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Boxing legend Muhammad Ali — ‘The Greatest’ — dies at 74 after long battle with Parkinson’s

Staff report

Boxing legend Muhammad Ali, born Cassius Clay in Louisville in 1942, who became a legend in his own time, died late Friday night in a hospital in Phoenix.

He was 74.

He had been hospitalized earlier in the week for respiratory problems and for over 30 years had been battling Parkinsons disease, a neurological affliction some experts attributed to blows to the head from two decades as a boxer.

Ali was a colorful figure throughout his life, famous for his poetic speech, outspoken views and charisma. His celebrity transcended sports as he became an international symbol for social change.

He was a three-time world heavyweight boxing champion.

Muhammad Ali, photo from his website

Muhammad Ali, photo from his website

“Boxing,” he once said, “was just a means to introduce me to the world.”

He changed his name to Muhammad Ali in 1964, joining the Nation of Islam. He refused to be drafted into service in the Vietnam War in 1967 for religious reasons, was convicted of draft evasion, stripped of his championship title and banished from the ring. In 1971 the Supreme Court overturned the conviction and cleared the way for his return to boxing.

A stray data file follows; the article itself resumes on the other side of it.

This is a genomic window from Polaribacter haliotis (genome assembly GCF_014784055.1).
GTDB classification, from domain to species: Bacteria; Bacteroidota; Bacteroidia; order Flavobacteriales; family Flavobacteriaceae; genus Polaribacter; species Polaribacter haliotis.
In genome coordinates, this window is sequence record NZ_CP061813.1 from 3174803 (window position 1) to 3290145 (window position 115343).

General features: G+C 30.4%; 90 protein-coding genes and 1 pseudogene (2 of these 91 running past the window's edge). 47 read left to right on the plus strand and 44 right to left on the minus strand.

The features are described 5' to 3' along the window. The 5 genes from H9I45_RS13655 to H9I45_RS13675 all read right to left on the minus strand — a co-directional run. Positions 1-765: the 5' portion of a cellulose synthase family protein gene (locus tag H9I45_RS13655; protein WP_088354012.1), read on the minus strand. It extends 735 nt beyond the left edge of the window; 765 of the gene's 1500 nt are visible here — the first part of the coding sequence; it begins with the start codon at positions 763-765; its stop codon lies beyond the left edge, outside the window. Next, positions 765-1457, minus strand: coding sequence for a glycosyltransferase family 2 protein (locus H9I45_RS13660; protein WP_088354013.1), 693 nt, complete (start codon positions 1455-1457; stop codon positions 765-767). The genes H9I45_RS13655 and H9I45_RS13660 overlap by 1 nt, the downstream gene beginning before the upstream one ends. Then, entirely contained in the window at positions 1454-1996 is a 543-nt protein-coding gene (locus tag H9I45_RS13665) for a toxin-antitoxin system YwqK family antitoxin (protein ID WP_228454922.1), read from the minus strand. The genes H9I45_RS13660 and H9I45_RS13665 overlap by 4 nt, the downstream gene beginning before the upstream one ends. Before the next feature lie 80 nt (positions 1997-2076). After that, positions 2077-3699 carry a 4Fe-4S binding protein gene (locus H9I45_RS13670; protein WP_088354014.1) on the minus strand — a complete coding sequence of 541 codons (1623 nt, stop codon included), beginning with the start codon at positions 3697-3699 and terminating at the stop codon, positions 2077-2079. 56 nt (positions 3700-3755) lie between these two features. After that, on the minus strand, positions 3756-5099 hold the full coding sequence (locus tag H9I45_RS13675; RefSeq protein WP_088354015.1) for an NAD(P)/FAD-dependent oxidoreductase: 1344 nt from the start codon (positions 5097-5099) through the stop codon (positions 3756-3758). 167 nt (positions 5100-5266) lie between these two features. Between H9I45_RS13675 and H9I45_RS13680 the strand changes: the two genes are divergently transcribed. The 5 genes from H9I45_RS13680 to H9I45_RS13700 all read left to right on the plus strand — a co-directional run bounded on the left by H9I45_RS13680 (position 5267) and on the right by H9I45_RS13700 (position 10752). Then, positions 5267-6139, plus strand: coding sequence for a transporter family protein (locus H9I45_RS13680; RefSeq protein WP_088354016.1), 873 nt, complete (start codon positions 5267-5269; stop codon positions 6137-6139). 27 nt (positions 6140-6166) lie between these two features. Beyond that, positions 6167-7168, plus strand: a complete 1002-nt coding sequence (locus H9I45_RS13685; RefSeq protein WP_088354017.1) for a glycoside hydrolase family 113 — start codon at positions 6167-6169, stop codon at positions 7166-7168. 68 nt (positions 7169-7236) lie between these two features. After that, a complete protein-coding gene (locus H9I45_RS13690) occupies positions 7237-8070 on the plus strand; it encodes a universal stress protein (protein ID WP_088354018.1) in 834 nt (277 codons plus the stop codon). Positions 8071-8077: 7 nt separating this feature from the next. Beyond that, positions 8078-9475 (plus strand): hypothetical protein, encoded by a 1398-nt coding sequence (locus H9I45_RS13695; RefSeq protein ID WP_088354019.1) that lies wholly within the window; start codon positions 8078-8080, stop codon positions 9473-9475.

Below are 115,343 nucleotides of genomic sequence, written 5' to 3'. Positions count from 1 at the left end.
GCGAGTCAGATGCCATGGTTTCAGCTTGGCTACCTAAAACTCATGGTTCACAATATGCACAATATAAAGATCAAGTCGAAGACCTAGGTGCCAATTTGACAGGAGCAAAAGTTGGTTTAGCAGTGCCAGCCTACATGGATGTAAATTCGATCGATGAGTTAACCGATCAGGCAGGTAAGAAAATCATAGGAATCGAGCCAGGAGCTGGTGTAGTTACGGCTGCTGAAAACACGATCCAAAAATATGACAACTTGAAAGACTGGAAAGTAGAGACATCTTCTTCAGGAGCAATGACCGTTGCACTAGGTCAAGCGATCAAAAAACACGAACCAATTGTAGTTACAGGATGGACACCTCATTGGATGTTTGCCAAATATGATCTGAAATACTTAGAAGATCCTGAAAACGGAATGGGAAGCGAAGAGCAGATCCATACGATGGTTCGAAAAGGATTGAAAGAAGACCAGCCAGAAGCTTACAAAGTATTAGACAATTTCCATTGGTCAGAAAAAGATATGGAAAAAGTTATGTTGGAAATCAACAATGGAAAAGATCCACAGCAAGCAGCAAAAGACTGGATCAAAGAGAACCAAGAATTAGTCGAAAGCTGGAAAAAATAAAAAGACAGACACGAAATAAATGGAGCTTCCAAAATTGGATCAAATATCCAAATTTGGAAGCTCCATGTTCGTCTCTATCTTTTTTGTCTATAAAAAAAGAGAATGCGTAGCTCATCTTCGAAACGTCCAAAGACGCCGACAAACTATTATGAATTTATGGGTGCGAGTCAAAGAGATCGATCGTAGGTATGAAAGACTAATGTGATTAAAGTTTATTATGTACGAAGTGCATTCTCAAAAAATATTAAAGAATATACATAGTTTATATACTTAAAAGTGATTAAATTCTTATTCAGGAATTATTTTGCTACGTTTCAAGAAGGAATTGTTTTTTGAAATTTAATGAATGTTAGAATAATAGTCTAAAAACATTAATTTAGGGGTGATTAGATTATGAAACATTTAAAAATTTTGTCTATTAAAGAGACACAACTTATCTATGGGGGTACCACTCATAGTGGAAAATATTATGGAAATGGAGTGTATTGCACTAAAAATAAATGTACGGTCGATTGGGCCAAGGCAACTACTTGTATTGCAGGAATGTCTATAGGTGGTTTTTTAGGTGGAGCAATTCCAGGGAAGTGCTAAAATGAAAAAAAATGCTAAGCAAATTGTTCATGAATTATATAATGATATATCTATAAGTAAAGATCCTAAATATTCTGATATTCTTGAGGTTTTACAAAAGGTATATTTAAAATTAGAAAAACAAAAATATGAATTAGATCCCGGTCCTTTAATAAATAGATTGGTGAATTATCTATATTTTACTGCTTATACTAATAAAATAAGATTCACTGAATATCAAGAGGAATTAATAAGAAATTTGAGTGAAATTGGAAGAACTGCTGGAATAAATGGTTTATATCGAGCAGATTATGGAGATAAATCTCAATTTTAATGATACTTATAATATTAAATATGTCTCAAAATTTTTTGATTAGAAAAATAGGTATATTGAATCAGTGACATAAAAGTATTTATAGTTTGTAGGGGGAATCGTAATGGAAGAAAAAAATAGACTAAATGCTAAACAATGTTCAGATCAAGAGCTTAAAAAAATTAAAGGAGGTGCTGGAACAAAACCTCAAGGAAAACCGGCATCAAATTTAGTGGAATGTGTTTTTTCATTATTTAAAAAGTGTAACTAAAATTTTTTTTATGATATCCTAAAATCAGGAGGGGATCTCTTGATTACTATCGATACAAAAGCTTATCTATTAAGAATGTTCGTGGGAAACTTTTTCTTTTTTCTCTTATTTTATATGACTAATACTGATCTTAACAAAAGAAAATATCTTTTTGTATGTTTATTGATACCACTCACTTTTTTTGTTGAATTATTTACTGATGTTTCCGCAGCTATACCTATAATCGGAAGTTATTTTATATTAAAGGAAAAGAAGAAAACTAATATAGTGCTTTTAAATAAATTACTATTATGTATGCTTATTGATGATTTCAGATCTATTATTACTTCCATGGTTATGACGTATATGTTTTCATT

“It’s a lack of faith that makes people afraid of meeting challenges,” he said, “and I believe in myself.”

He subsequently met – and fell to — Joe Frazier for the undisputed heavyweight title of the world in what was dubbed the “Fight of the Century” in 1971 at Madison Square Garden. Ali won their next two fights in a famous trilogy considered to be the best display of boxing in the history of the sport.

When he retired from the ring in 1981, he immersed himself in charitable work and humanitarian causes.

In 2005 President George W. Bush presented him with the Presidential Medal of Freedom.

He was married four times and had nine children. He and his fourth wife, Yolanda, had been married since 1986.

Ali’s funeral will take place in his hometown. The family will announce details today.

Rajan Zed, president of the Universal Society of Hinduism, released a statement offering “heartfelt condolences,” and saying, “Ali was a global ambassador for cross-cultural understanding; who stood up for many and who symbolized the victory of the human spirit.”

Sen. Mitch McConnell released this statement: “Elaine and I were deeply saddened to hear of the passing of Muhammad Ali, one of the preeminent and most beloved athletes of the 20th century. Inside the ring, he was graceful on his feet and packed a powerful punch. Outside the ring, he thrilled us with his exuberance for life. He was more than just a boxer. He was The Greatest. His life story is an American story, and it’s a story that began in Louisville, Kentucky. Ali grew up in Louisville. He fought his first professional fight there. And Louisville is now the site of the Muhammad Ali Center, which will continue his legacy and preserve his life story for all to experience. Our thoughts are with the Ali family and the dedicated staff at the Ali Center in this time of grief.”

For more information about Muhammad Ali, see this website.

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